What's it like to be in a political group?
By a process of (un)natural selection only people who can handle going to lots of meetings will last the distance. People are bullied or guilt-tripped in to doing activities. Anyone with a life outside of politics is seen as not serious about their politics.
People who start to question the unspoken assumptions of the group can expect the cold shoulder from people who were previously friendly. Maintaining the shared illusions of the group is more important than any relationships.
Political groups claim to oppose a society which is based on conformity. So why are they so hostile to independent and critical thinking?
The way people taking part in a political meeting relate to each other just reproduces the same crap we have to put up with in the rest of our lives. How is this going to lead to a new sense of community?
How much is being achieved after all those hours of meetings and marches?
Political people feel the need to be doing something, but the political scene only offers the feeling of doing something.
You might expect a genuinely liberating movement to unleash some suppressed energy. But you will mostly find hours of deadly boring meetings, and the old ways of working (public meetings. leaflet, march, etc) trotted out time after time. The only energy is shown by the hardcore activist who runs harder and harder around the cage of leftist misery. Where is the creativity, the fresh ideas, the sense of festival and fun?
Surely the point of politics is to improve the quality of life for ordinary people - and that includes us. If we're working for a world which gives a better life for the mass of people how can this be served by making our own lives as miserable as possible?
Being in a political group can be an attempt to overcome loneliness and to boost self-esteem by being involved in something 'worthwhile'. People can be persuaded to go through the misery of political activity 'for the cause' and will give up huge amounts of their time to political activity in the belief that there's a higher purpose to it all.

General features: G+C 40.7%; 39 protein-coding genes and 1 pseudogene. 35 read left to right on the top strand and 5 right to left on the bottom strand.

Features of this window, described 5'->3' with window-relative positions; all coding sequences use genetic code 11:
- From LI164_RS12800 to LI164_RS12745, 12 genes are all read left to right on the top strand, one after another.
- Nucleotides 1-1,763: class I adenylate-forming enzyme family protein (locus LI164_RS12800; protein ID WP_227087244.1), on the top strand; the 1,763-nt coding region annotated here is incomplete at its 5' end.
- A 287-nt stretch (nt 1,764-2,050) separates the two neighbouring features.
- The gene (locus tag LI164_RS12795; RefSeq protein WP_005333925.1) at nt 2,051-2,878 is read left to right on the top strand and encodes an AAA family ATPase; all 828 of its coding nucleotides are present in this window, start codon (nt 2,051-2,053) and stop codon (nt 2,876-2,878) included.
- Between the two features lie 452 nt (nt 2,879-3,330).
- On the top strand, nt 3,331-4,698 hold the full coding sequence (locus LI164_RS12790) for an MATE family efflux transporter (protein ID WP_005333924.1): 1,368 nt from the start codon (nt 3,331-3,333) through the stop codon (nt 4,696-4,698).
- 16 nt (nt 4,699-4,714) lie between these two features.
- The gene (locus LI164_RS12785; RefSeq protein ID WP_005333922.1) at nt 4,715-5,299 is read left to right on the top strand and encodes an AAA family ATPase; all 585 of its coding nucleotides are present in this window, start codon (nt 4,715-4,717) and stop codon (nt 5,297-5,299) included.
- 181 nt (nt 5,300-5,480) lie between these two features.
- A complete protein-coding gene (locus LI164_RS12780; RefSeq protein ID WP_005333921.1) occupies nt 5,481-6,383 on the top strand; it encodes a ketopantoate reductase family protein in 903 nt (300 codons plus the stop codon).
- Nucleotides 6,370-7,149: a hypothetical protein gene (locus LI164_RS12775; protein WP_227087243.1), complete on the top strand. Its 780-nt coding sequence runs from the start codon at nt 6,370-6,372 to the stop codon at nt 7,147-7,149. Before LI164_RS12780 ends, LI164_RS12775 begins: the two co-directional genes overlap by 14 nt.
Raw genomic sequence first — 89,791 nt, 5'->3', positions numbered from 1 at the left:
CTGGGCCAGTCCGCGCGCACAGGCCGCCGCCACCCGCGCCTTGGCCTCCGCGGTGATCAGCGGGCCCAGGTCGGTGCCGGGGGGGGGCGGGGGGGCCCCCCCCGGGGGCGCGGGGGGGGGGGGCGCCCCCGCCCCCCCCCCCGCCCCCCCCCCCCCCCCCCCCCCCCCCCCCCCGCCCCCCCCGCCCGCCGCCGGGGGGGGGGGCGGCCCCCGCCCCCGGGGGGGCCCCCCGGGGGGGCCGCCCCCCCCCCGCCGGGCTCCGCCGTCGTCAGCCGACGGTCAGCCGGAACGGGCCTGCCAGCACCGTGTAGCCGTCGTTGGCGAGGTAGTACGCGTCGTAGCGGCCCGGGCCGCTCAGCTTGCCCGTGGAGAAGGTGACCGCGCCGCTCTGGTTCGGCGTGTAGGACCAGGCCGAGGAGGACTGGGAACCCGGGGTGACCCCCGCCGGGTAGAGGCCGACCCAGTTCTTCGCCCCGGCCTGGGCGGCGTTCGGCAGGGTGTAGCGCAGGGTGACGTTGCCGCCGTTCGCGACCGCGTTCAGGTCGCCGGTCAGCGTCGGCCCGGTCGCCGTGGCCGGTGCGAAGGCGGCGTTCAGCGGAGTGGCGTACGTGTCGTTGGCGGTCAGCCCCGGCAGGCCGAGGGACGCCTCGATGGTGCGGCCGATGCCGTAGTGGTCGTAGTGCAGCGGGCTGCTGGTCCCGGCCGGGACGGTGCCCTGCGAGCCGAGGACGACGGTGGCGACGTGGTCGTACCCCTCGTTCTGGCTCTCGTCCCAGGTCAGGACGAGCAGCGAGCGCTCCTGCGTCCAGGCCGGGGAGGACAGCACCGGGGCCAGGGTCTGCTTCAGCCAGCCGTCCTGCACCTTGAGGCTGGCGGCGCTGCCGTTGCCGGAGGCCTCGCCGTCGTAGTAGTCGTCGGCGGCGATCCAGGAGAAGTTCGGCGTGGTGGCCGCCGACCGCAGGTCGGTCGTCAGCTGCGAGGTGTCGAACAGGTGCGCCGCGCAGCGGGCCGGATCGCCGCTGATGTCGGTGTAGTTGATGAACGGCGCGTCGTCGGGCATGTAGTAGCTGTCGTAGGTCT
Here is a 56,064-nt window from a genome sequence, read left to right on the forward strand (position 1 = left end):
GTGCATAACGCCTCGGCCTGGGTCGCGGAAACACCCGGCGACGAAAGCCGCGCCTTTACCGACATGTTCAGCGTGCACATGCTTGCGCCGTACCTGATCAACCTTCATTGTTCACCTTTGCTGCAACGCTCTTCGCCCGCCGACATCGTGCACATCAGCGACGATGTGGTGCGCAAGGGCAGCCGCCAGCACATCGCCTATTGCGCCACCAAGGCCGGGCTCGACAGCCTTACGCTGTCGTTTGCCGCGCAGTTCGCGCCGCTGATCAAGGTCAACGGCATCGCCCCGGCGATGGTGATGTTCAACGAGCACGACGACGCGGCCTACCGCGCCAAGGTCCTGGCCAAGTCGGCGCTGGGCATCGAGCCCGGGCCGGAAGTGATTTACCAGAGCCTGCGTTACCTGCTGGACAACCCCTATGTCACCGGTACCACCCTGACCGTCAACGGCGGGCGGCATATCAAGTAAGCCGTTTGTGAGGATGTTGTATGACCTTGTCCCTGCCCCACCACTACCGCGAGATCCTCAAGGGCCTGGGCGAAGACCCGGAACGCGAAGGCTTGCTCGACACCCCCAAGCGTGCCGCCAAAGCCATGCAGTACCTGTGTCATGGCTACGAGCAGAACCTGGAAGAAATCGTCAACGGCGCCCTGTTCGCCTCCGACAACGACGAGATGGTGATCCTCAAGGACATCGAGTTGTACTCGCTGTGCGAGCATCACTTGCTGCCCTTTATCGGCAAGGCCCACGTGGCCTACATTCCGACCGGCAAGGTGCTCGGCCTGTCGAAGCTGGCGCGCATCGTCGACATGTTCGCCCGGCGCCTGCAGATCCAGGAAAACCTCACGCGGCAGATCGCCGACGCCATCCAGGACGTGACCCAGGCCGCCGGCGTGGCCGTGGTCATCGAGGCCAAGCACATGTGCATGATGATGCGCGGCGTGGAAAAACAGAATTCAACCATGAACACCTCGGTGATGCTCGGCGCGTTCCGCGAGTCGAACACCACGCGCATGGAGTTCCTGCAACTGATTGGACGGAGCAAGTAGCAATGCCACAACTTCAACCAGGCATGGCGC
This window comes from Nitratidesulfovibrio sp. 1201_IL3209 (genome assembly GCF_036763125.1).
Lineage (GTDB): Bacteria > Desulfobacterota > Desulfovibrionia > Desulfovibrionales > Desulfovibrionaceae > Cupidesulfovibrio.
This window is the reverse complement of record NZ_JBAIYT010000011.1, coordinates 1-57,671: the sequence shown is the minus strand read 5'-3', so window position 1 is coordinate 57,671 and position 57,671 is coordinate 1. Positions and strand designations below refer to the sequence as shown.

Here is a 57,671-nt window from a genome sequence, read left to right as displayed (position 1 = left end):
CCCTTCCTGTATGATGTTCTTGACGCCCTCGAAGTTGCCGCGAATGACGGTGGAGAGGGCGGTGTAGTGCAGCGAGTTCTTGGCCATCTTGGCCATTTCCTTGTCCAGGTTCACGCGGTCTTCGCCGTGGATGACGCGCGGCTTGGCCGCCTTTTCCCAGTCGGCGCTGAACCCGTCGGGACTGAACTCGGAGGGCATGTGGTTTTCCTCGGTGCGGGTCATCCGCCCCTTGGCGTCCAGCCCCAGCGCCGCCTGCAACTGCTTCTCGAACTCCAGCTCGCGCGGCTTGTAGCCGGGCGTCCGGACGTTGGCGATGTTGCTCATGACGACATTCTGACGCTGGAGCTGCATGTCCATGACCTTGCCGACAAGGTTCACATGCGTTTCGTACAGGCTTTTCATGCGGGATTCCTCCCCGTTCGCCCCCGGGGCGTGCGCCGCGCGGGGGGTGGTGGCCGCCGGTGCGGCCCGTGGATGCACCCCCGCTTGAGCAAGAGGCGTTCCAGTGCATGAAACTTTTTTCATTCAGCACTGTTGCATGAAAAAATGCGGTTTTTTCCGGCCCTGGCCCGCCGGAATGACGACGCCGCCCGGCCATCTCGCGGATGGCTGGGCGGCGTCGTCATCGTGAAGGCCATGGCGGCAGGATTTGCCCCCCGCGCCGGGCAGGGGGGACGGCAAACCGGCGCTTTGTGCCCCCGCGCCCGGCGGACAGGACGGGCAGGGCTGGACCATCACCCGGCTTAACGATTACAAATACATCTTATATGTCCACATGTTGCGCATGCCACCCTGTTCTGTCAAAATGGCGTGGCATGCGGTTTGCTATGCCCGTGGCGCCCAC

Leftist politicos like the feeling that they have a superior understanding of life and the world to that of an 'ordinary' person. (But surely clinging to a system which claims to explain everything is a sign of great insecurity?)
Political groups don't encourage people to think about how it feels to be involved in the group. They don't encourage people to think about what else is going on in the group, how the way people act is influenced by what else is going on in their lives, and by what their emotional needs are at the time.
The hyper-activist is generally the one who has the initiative to set something up, or has taken over the initiative of others. He (it usually is a 'he') does a large amount of work. He doesn't really trust anyone else to do things right so he takes on most of the tasks himself. (This basic lack of belief in the ability in the people around him contrasts with his supposed faith in the ability of the masses to take control of society). Since the hyper-activist is the one setting the agenda and taking on most of the tasks, others feel increasingly alienated from the process and want to participate less. This confirms the leader's paranoid belief that he is the only one doing anything and that the others can't be trusted. This creates a siege mentality in the leader's head and increases his autocratic behaviour toewards others. And so the situation spirals downwards.
Hyper-activists cling to the cause to the point of breakdown.
There are never leaders without sheep. People can only get away with being dominant because others let them get away with it. We let them get away with it because a lot of the time we'd rather have someone else take charge so we can stay in the passive role which society has already conditioned.
Back to politics.